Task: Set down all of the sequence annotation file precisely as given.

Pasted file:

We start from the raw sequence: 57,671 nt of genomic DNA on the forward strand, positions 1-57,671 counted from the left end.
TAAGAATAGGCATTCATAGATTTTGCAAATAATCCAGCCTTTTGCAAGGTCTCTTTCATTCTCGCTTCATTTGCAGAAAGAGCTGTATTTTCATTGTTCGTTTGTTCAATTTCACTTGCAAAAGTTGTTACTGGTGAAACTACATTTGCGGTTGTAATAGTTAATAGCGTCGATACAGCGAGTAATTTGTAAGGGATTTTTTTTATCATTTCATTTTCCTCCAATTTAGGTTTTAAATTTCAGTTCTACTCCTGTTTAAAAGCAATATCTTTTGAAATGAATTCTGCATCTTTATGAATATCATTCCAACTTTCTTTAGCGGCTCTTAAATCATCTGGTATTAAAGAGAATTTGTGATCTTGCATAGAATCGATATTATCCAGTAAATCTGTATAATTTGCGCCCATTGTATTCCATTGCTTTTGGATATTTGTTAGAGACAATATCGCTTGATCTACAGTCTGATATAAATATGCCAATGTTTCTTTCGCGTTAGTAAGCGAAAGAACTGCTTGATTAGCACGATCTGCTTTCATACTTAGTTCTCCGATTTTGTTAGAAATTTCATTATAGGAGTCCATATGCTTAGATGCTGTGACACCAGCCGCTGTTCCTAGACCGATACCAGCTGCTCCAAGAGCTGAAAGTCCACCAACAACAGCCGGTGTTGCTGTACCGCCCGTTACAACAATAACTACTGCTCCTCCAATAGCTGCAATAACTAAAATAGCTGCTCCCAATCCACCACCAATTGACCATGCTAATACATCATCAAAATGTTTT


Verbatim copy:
We start from the raw sequence: 57,671 nt of genomic DNA on the forward strand, positions 1-57,671 counted from the left end.
TAAGAATAGGCATTCATAGATTTTGCAAATAATCCAGCCTTTTGCAAGGTCTCTTTCATTCTCGCTTCATTTGCAGAAAGAGCTGTATTTTCATTGTTCGTTTGTTCAATTTCACTTGCAAAAGTTGTTACTGGTGAAACTACATTTGCGGTTGTAATAGTTAATAGCGTCGATACAGCGAGTAATTTGTAAGGGATTTTTTTTATCATTTCATTTTCCTCCAATTTAGGTTTTAAATTTCAGTTCTACTCCTGTTTAAAAGCAATATCTTTTGAAATGAATTCTGCATCTTTATGAATATCATTCCAACTTTCTTTAGCGGCTCTTAAATCATCTGGTATTAAAGAGAATTTGTGATCTTGCATAGAATCGATATTATCCAGTAAATCTGTATAATTTGCGCCCATTGTATTCCATTGCTTTTGGATATTTGTTAGAGACAATATCGCTTGATCTACAGTCTGATATAAATATGCCAATGTTTCTTTCGCGTTAGTAAGCGAAAGAACTGCTTGATTAGCACGATCTGCTTTCATACTTAGTTCTCCGATTTTGTTAGAAATTTCATTATAGGAGTCCATATGCTTAGATGCTGTGACACCAGCCGCTGTTCCTAGACCGATACCAGCTGCTCCAAGAGCTGAAAGTCCACCAACAACAGCCGGTGTTGCTGTACCGCCCGTTACAACAATAACTACTGCTCCTCCAATAGCTGCAATAACTAAAATAGCTGCTCCCAATCCACCACCAATTGACCATGCTAATACATCATCAAAATGTTTT